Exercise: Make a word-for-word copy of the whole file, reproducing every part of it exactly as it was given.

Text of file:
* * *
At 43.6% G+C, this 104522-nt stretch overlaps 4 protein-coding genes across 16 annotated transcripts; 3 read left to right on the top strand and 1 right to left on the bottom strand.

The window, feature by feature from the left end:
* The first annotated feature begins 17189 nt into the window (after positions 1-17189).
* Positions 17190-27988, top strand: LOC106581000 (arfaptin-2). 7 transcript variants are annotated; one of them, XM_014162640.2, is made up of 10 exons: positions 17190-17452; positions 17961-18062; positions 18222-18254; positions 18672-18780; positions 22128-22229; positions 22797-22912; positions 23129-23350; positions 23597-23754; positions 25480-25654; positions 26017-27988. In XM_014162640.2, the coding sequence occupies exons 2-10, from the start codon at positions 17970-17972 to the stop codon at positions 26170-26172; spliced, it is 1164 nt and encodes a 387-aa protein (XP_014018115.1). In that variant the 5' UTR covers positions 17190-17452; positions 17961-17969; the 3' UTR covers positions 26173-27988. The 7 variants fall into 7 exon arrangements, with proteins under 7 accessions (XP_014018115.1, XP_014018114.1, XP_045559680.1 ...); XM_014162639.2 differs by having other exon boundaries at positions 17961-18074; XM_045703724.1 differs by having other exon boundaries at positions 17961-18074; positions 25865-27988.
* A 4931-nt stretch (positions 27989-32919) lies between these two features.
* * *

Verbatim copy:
At 43.6% G+C, this 104522-nt stretch overlaps 4 protein-coding genes across 16 annotated transcripts; 3 read left to right on the top strand and 1 right to left on the bottom strand.

The window, feature by feature from the left end:
* The first annotated feature begins 17189 nt into the window (after positions 1-17189).
* Positions 17190-27988, top strand: LOC106581000 (arfaptin-2). 7 transcript variants are annotated; one of them, XM_014162640.2, is made up of 10 exons: positions 17190-17452; positions 17961-18062; positions 18222-18254; positions 18672-18780; positions 22128-22229; positions 22797-22912; positions 23129-23350; positions 23597-23754; positions 25480-25654; positions 26017-27988. In XM_014162640.2, the coding sequence occupies exons 2-10, from the start codon at positions 17970-17972 to the stop codon at positions 26170-26172; spliced, it is 1164 nt and encodes a 387-aa protein (XP_014018115.1). In that variant the 5' UTR covers positions 17190-17452; positions 17961-17969; the 3' UTR covers positions 26173-27988. The 7 variants fall into 7 exon arrangements, with proteins under 7 accessions (XP_014018115.1, XP_014018114.1, XP_045559680.1 ...); XM_014162639.2 differs by having other exon boundaries at positions 17961-18074; XM_045703724.1 differs by having other exon boundaries at positions 17961-18074; positions 25865-27988.
* A 4931-nt stretch (positions 27989-32919) lies between these two features.